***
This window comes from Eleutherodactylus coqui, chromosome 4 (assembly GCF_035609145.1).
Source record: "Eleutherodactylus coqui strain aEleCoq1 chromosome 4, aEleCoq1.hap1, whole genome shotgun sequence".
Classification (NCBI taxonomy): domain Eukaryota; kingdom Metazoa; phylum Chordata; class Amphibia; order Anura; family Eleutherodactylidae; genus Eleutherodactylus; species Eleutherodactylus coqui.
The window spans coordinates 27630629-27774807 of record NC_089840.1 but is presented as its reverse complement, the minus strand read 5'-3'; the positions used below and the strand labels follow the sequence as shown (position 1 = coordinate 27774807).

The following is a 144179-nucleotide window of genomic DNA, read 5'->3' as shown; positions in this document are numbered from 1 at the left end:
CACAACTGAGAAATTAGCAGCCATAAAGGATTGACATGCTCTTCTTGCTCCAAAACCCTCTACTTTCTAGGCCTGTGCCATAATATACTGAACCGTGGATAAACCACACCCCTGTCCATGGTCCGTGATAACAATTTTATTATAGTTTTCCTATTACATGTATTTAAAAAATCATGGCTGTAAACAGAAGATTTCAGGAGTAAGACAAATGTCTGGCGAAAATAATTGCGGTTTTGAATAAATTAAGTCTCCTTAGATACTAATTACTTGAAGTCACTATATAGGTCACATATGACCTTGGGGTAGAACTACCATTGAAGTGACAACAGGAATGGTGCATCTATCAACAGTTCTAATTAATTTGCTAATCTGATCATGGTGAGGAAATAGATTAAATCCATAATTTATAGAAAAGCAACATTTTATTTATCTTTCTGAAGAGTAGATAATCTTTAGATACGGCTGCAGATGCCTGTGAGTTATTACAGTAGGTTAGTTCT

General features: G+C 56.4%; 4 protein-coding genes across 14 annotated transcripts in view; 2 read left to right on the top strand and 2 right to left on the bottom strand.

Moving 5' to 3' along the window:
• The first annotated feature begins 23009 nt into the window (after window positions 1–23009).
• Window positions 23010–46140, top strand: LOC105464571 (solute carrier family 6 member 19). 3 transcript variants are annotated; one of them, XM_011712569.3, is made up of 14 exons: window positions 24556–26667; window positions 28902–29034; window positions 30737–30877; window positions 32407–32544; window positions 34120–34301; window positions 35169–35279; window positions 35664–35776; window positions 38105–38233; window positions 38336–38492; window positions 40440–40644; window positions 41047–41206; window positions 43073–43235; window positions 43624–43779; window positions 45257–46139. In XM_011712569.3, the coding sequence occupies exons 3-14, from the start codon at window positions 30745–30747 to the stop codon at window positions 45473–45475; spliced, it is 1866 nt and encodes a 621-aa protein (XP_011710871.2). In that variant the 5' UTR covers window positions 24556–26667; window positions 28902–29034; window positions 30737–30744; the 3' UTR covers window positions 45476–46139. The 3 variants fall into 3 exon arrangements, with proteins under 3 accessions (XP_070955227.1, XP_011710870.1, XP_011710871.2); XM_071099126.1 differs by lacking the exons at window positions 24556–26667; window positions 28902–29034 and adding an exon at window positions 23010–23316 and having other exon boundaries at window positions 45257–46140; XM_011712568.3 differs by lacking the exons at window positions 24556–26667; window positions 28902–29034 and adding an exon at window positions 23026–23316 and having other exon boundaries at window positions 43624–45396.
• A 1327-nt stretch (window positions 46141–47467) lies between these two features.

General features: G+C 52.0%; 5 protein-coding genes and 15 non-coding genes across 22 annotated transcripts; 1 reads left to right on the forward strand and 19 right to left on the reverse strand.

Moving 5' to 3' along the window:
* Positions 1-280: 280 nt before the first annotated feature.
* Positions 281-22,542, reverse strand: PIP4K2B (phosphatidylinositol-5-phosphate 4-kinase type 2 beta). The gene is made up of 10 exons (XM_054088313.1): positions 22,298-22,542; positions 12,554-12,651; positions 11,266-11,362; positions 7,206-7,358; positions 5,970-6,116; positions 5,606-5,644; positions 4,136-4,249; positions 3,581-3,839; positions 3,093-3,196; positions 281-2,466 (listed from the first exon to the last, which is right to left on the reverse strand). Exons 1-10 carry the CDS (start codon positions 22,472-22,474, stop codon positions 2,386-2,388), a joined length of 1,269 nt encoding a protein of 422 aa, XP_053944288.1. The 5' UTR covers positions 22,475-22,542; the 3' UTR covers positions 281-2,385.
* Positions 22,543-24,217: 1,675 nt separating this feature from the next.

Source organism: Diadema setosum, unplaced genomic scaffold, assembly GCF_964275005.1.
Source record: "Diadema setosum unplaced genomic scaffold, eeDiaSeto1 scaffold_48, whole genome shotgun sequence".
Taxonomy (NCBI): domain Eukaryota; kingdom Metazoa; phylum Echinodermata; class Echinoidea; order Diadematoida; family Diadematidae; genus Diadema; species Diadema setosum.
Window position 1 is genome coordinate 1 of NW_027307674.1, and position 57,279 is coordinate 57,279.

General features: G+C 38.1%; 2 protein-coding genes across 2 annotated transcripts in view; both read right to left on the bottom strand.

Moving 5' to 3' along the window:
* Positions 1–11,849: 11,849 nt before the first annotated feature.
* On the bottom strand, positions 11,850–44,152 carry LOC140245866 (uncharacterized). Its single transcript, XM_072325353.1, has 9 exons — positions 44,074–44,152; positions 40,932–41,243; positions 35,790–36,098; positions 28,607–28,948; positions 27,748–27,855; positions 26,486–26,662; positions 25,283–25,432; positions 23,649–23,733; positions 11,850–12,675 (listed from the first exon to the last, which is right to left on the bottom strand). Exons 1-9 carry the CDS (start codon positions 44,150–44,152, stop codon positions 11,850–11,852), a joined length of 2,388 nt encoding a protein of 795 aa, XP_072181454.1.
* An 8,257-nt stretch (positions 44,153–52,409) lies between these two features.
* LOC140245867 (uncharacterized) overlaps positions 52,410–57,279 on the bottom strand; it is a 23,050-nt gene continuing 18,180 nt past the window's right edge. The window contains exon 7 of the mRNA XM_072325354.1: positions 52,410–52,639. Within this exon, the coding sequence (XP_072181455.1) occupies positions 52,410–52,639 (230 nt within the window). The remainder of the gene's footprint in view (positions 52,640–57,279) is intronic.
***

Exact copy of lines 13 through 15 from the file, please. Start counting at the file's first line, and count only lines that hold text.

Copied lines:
Moving 5' to 3' along the window:
* Positions 1-280: 280 nt before the first annotated feature.
* Positions 281-22,542, reverse strand: PIP4K2B (phosphatidylinositol-5-phosphate 4-kinase type 2 beta). The gene is made up of 10 exons (XM_054088313.1): positions 22,298-22,542; positions 12,554-12,651; positions 11,266-11,362; positions 7,206-7,358; positions 5,970-6,116; positions 5,606-5,644; positions 4,136-4,249; positions 3,581-3,839; positions 3,093-3,196; positions 281-2,466 (listed from the first exon to the last, which is right to left on the reverse strand). Exons 1-10 carry the CDS (start codon positions 22,472-22,474, stop codon positions 2,386-2,388), a joined length of 1,269 nt encoding a protein of 422 aa, XP_053944288.1. The 5' UTR covers positions 22,475-22,542; the 3' UTR covers positions 281-2,385.